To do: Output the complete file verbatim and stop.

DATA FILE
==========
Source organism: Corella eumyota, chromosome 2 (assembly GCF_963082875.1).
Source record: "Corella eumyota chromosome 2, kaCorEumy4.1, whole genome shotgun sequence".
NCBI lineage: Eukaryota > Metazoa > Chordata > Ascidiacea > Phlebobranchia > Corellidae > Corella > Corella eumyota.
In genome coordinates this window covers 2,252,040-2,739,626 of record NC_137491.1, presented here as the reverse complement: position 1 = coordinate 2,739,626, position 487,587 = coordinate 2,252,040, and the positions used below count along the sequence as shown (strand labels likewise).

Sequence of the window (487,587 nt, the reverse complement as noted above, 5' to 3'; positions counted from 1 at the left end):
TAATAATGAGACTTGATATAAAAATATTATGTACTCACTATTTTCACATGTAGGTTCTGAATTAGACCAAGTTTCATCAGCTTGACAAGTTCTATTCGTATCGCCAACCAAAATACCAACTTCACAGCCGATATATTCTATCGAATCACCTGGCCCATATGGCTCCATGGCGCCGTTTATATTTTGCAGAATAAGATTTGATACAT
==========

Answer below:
Source organism: Corella eumyota, chromosome 2 (assembly GCF_963082875.1).
Source record: "Corella eumyota chromosome 2, kaCorEumy4.1, whole genome shotgun sequence".
NCBI lineage: Eukaryota > Metazoa > Chordata > Ascidiacea > Phlebobranchia > Corellidae > Corella > Corella eumyota.
In genome coordinates this window covers 2,252,040-2,739,626 of record NC_137491.1, presented here as the reverse complement: position 1 = coordinate 2,739,626, position 487,587 = coordinate 2,252,040, and the positions used below count along the sequence as shown (strand labels likewise).

Sequence of the window (487,587 nt, the reverse complement as noted above, 5' to 3'; positions counted from 1 at the left end):
TAATAATGAGACTTGATATAAAAATATTATGTACTCACTATTTTCACATGTAGGTTCTGAATTAGACCAAGTTTCATCAGCTTGACAAGTTCTATTCGTATCGCCAACCAAAATACCAACTTCACAGCCGATATATTCTATCGAATCACCTGGCCCATATGGCTCCATGGCGCCGTTTATATTTTGCAGAATAAGATTTGATACAT